Lady Alicia smiled forbearingly, almost pityingly.
"Any such donation, I'm afraid, is no longer your prerogative," she languidly remarked, once more mistress of herself. "What I'm more interested in is your giving your husband his liberty."
I felt like saying that this was precisely what I had been giving him. But it left too wide an opening. So I ventured, instead: "I've never heard my husband express a desire for his liberty."
"He's too honorable for that," remarked my enemy.
"Then it's an odd kind of honor," I icily remarked, "that allows you to come here and bicker over a situation that is so distinctly personal."
"Pardon me, but I'm not bickering. And I'm not rising to any heights of courage which would be impossible to your husband. It's consoling, however, to know how matters stand. And Duncan will probably act according to his own inclinations."
That declaration would have been more inflammatory, I think, if one small truth hadn't gradually come home to me. In some way, and for some reason, Lady Alicia Elizabeth Newland was not so sure of herself as she was pretending to be. She was not so sure of her position, I began to see, or she would never have thrown restraint to the winds and come to me on any such mission.
"Then that counts me out!" I remarked, with a forlorn attempt at being facetious. "If he's going to do as he likes, I don't see that you or I have much to say in the matter. But before he does finally place his happiness in your hands, I rather think I'd like to have a talk with him."
"That remains with Duncan, of course," she admitted, in a strictly qualified tone of triumph, as though she were secretly worrying over a conquest too incredibly facile.
"He knows, of course, that you came to talk this over with me?" I suggested, as though it were an after-thought.
"He had nothing to do with my coming," asserted Lady Alicia.
"Then it was your own idea?" I asked.
"Entirely," she admitted.
"Then what did you hope to gain?" I demanded.
"I wasn't considering my own feelings," imperially acknowledged her ladyship.
"That was very noble of you," I admitted, "especially when you bear in mind that you weren't considering mine, either! And what's more, Lady Newland, I may as well tell you right here, and right now, that you can't get anything out of it. I gave up my home to you, the home I'd helped make by the work of my own hands. And I gave up the hope of bringing up my children as they ought to be brought up. I even gave up my dignity and my happiness, in the hope that things could be made to come out straight. But I'm not going to give up my husband. Remember that, I'm not going to give him up. I don't care what he says or feels, at this particular moment; I'm not going to give him up to make a mess of what's left of the rest of his life. He may not know what's ahead of him, but I do! And now that you're shown me just what you are, and just what you're ready to do, I intend to take a hand in this. I intend to fight you to the last ditch, and to the last drop of the hat! And if that sounds primitive, as you've already suggested, it'll pay you to remember that you're out here in a primitive country where we're apt to do our fighting in a mighty primitive way!"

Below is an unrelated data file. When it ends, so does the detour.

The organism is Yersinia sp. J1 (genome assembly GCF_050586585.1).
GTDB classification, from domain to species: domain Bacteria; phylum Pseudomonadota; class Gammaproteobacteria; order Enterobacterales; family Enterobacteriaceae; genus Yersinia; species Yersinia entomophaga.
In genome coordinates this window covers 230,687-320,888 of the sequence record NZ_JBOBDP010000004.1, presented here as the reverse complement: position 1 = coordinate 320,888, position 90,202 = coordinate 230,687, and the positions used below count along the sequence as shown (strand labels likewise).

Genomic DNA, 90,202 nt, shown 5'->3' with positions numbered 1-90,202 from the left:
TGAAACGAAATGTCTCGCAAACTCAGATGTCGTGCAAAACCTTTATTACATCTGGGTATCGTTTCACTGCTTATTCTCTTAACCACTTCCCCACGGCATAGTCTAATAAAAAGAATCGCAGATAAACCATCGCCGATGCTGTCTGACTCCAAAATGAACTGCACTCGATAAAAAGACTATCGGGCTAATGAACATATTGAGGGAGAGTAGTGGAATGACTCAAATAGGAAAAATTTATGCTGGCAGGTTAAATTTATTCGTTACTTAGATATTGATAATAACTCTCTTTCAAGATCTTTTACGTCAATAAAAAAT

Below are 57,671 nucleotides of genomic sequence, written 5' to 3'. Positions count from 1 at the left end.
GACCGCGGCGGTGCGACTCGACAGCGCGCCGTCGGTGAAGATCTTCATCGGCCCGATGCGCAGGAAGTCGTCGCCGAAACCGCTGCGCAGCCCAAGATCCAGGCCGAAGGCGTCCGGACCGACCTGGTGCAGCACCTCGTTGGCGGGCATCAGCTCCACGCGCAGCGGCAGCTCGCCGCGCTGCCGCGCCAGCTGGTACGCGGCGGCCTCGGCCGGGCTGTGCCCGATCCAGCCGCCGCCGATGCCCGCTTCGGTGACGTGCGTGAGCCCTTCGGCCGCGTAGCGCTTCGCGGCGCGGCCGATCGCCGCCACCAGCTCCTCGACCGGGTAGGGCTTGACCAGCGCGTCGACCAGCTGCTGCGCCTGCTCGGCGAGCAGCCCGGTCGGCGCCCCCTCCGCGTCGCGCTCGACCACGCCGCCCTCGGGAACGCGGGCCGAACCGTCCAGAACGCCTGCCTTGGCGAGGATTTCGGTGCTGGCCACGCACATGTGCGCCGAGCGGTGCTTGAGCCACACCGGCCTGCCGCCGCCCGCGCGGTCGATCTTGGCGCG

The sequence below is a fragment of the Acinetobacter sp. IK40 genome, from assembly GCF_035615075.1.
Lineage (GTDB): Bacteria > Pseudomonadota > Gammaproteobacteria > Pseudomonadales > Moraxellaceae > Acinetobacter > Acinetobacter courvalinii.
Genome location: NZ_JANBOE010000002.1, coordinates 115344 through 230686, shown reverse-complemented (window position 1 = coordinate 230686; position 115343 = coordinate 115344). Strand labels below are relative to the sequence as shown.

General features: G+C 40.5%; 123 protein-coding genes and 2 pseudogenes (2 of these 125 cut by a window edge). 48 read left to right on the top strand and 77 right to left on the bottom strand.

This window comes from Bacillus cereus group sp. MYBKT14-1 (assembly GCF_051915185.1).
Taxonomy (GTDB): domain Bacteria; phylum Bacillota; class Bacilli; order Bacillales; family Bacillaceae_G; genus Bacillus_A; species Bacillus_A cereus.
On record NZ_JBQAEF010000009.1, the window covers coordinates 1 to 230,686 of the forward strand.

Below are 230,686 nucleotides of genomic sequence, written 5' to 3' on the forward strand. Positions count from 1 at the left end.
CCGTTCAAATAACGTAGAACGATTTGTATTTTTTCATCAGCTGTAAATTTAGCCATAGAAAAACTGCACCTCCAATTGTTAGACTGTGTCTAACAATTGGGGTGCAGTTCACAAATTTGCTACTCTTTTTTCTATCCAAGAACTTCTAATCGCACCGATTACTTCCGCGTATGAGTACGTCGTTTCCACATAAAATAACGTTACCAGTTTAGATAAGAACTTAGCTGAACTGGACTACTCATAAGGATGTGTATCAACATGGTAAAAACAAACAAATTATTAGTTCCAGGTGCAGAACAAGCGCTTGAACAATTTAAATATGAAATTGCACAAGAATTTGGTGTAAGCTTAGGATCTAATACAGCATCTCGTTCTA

It was a very grand speech, but it would have been more impressive, I think, if I hadn't been suddenly startled by a glimpse of Whinstane Sandy's rock-ribbed face peering from the bunk-house window at almost the same moment that I distinctly saw the tip of Struthers' sage-green coiffure above the nearest sill of the shack. And it would have been a grander speech if I'd stood quite sure as to precisely what it meant and what I intended to do. Yet it seemed sufficiently climactic for my visitor, who, after a queenly and combative stare into what must have looked like an ecstatically excited Fourth-of-July face, turned imperially about and swung open the door of her motor-car. Then she stepped up to the car-seat, as slowly and deliberately as a sovereign stepping up to her throne.
"It may not be so simple as it seems," she announced with great dignity, as she proceeded to start her car. And the same dignity might have attended her entire departure, but in the excitement she apparently flooded her carbureter, and the starter refused to work, and she pushed and spun and re-throttled and pushed until she was quite red in the face. And when the car finally did get under way, the running-gear became slightly involved with my broken wash-tub and it was not until the latter was completely and ruthlessly demolished that the automobile found its right-of-way undisputed and anything like dignity returned to the situation.